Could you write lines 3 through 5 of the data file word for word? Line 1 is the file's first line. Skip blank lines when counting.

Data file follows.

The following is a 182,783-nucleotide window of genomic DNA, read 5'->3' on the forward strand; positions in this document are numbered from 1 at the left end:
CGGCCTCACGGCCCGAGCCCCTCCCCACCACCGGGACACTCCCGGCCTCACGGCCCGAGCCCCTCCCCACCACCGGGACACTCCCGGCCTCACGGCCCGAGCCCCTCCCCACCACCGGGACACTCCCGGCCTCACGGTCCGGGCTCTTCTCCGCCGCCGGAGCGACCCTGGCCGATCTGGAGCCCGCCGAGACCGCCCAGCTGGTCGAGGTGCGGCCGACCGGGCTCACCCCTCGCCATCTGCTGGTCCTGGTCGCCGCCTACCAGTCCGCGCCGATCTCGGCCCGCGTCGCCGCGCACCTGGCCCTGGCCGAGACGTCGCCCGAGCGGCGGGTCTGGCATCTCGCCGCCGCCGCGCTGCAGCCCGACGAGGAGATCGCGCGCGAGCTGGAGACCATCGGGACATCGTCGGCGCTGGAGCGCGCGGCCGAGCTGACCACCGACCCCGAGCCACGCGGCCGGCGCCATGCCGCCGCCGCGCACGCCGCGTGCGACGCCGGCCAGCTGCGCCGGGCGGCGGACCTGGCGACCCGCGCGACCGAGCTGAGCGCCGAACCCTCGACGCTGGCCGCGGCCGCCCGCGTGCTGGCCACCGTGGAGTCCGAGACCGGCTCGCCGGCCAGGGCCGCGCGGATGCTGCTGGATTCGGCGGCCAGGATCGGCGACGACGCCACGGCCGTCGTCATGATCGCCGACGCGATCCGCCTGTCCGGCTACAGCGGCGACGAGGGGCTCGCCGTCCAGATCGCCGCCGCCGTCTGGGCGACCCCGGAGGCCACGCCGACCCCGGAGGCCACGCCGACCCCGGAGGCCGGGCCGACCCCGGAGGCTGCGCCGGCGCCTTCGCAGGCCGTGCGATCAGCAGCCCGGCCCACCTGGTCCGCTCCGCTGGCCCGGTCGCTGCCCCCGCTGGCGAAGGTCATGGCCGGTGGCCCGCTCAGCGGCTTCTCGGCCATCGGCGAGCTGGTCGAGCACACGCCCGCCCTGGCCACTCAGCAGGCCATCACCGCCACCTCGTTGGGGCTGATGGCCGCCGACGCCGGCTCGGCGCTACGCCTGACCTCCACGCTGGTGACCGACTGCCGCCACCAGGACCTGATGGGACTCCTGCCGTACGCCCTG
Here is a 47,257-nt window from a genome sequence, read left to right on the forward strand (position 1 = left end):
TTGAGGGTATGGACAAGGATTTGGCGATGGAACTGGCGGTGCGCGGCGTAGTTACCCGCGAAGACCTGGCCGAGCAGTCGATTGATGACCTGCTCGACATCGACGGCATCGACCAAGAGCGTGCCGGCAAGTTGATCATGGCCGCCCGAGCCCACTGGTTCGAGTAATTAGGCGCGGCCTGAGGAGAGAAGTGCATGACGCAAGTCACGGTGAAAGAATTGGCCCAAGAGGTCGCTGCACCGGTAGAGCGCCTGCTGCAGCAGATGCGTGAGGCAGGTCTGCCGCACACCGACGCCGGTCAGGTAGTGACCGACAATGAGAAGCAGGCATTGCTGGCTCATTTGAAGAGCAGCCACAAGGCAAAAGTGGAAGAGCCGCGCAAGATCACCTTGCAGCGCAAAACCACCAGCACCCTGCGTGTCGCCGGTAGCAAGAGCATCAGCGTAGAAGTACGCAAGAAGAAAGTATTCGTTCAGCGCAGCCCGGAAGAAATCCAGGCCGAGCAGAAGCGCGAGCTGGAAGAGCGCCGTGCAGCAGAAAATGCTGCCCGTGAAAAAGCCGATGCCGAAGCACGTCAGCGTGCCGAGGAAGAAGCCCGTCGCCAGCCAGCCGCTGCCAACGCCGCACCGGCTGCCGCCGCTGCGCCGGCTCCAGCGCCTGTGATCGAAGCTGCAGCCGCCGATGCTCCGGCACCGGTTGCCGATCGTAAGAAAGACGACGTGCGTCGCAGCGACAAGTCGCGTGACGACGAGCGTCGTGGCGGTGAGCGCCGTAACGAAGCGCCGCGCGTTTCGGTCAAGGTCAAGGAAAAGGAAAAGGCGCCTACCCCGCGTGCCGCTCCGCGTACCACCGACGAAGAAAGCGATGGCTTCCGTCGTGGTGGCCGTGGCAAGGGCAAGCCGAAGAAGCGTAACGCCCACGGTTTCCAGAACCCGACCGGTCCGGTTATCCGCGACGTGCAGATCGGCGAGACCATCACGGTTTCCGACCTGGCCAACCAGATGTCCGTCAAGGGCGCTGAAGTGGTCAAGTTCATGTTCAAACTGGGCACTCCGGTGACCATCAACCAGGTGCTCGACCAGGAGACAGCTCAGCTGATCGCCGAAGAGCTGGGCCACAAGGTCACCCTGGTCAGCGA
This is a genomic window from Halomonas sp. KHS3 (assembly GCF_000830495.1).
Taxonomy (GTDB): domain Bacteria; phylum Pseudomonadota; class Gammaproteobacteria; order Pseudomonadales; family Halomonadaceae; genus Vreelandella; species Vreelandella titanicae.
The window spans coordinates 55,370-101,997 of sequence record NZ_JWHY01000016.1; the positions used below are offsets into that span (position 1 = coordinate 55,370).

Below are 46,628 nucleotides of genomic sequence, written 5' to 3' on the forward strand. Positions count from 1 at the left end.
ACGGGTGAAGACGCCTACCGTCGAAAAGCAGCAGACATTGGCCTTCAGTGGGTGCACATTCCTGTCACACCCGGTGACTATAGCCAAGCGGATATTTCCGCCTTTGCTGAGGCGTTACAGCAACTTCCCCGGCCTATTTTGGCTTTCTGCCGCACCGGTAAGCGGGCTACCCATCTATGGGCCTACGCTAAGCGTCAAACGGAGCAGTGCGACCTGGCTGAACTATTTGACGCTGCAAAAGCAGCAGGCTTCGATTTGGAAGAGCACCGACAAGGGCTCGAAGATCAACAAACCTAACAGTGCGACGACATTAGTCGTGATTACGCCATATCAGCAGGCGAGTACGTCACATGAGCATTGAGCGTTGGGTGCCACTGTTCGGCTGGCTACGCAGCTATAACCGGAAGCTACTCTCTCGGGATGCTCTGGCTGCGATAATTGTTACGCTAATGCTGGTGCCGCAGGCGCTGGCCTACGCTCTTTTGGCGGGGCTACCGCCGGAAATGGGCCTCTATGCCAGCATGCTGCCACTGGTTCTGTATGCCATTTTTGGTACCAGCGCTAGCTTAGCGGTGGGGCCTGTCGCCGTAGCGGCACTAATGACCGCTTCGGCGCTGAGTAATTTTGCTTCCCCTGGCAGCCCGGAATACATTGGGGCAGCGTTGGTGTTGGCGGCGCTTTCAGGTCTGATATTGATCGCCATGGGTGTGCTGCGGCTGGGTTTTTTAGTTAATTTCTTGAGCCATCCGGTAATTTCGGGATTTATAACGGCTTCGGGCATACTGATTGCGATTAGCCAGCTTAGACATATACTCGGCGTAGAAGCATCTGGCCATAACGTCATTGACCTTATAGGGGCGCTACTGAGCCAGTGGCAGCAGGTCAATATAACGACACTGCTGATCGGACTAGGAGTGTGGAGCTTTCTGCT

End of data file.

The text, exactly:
Here is a 47,257-nt window from a genome sequence, read left to right on the forward strand (position 1 = left end):
TTGAGGGTATGGACAAGGATTTGGCGATGGAACTGGCGGTGCGCGGCGTAGTTACCCGCGAAGACCTGGCCGAGCAGTCGATTGATGACCTGCTCGACATCGACGGCATCGACCAAGAGCGTGCCGGCAAGTTGATCATGGCCGCCCGAGCCCACTGGTTCGAGTAATTAGGCGCGGCCTGAGGAGAGAAGTGCATGACGCAAGTCACGGTGAAAGAATTGGCCCAAGAGGTCGCTGCACCGGTAGAGCGCCTGCTGCAGCAGATGCGTGAGGCAGGTCTGCCGCACACCGACGCCGGTCAGGTAGTGACCGACAATGAGAAGCAGGCATTGCTGGCTCATTTGAAGAGCAGCCACAAGGCAAAAGTGGAAGAGCCGCGCAAGATCACCTTGCAGCGCAAAACCACCAGCACCCTGCGTGTCGCCGGTAGCAAGAGCATCAGCGTAGAAGTACGCAAGAAGAAAGTATTCGTTCAGCGCAGCCCGGAAGAAATCCAGGCCGAGCAGAAGCGCGAGCTGGAAGAGCGCCGTGCAGCAGAAAATGCTGCCCGTGAAAAAGCCGATGCCGAAGCACGTCAGCGTGCCGAGGAAGAAGCCCGTCGCCAGCCAGCCGCTGCCAACGCCGCACCGGCTGCCGCCGCTGCGCCGGCTCCAGCGCCTGTGATCGAAGCTGCAGCCGCCGATGCTCCGGCACCGGTTGCCGATCGTAAGAAAGACGACGTGCGTCGCAGCGACAAGTCGCGTGACGACGAGCGTCGTGGCGGTGAGCGCCGTAACGAAGCGCCGCGCGTTTCGGTCAAGGTCAAGGAAAAGGAAAAGGCGCCTACCCCGCGTGCCGCTCCGCGTACCACCGACGAAGAAAGCGATGGCTTCCGTCGTGGTGGCCGTGGCAAGGGCAAGCCGAAGAAGCGTAACGCCCACGGTTTCCAGAACCCGACCGGTCCGGTTATCCGCGACGTGCAGATCGGCGAGACCATCACGGTTTCCGACCTGGCCAACCAGATGTCCGTCAAGGGCGCTGAAGTGGTCAAGTTCATGTTCAAACTGGGCACTCCGGTGACCATCAACCAGGTGCTCGACCAGGAGACAGCTCAGCTGATCGCCGAAGAGCTGGGCCACAAGGTCACCCTGGTCAGCGA
This is a genomic window from Halomonas sp. KHS3 (assembly GCF_000830495.1).